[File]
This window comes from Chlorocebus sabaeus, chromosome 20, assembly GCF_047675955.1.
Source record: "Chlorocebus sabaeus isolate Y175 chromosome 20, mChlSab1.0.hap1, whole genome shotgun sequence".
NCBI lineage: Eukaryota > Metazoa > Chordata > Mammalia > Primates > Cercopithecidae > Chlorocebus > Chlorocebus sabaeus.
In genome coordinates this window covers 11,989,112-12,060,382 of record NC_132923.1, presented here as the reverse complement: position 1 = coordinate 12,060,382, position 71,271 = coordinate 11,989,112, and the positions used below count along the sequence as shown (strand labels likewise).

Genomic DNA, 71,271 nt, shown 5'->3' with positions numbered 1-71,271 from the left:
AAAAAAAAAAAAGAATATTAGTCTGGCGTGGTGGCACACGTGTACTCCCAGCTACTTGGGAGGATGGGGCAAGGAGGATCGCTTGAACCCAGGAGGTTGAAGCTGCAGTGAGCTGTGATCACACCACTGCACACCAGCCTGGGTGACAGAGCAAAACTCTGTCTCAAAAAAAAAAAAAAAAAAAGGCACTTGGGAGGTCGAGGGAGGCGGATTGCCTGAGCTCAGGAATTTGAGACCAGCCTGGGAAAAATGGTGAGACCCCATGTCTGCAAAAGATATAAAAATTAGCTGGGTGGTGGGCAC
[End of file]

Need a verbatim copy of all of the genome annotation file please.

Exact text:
This window comes from Chlorocebus sabaeus, chromosome 20, assembly GCF_047675955.1.
Source record: "Chlorocebus sabaeus isolate Y175 chromosome 20, mChlSab1.0.hap1, whole genome shotgun sequence".
NCBI lineage: Eukaryota > Metazoa > Chordata > Mammalia > Primates > Cercopithecidae > Chlorocebus > Chlorocebus sabaeus.
In genome coordinates this window covers 11,989,112-12,060,382 of record NC_132923.1, presented here as the reverse complement: position 1 = coordinate 12,060,382, position 71,271 = coordinate 11,989,112, and the positions used below count along the sequence as shown (strand labels likewise).

Genomic DNA, 71,271 nt, shown 5'->3' with positions numbered 1-71,271 from the left:
AAAAAAAAAAAAGAATATTAGTCTGGCGTGGTGGCACACGTGTACTCCCAGCTACTTGGGAGGATGGGGCAAGGAGGATCGCTTGAACCCAGGAGGTTGAAGCTGCAGTGAGCTGTGATCACACCACTGCACACCAGCCTGGGTGACAGAGCAAAACTCTGTCTCAAAAAAAAAAAAAAAAAAAGGCACTTGGGAGGTCGAGGGAGGCGGATTGCCTGAGCTCAGGAATTTGAGACCAGCCTGGGAAAAATGGTGAGACCCCATGTCTGCAAAAGATATAAAAATTAGCTGGGTGGTGGGCAC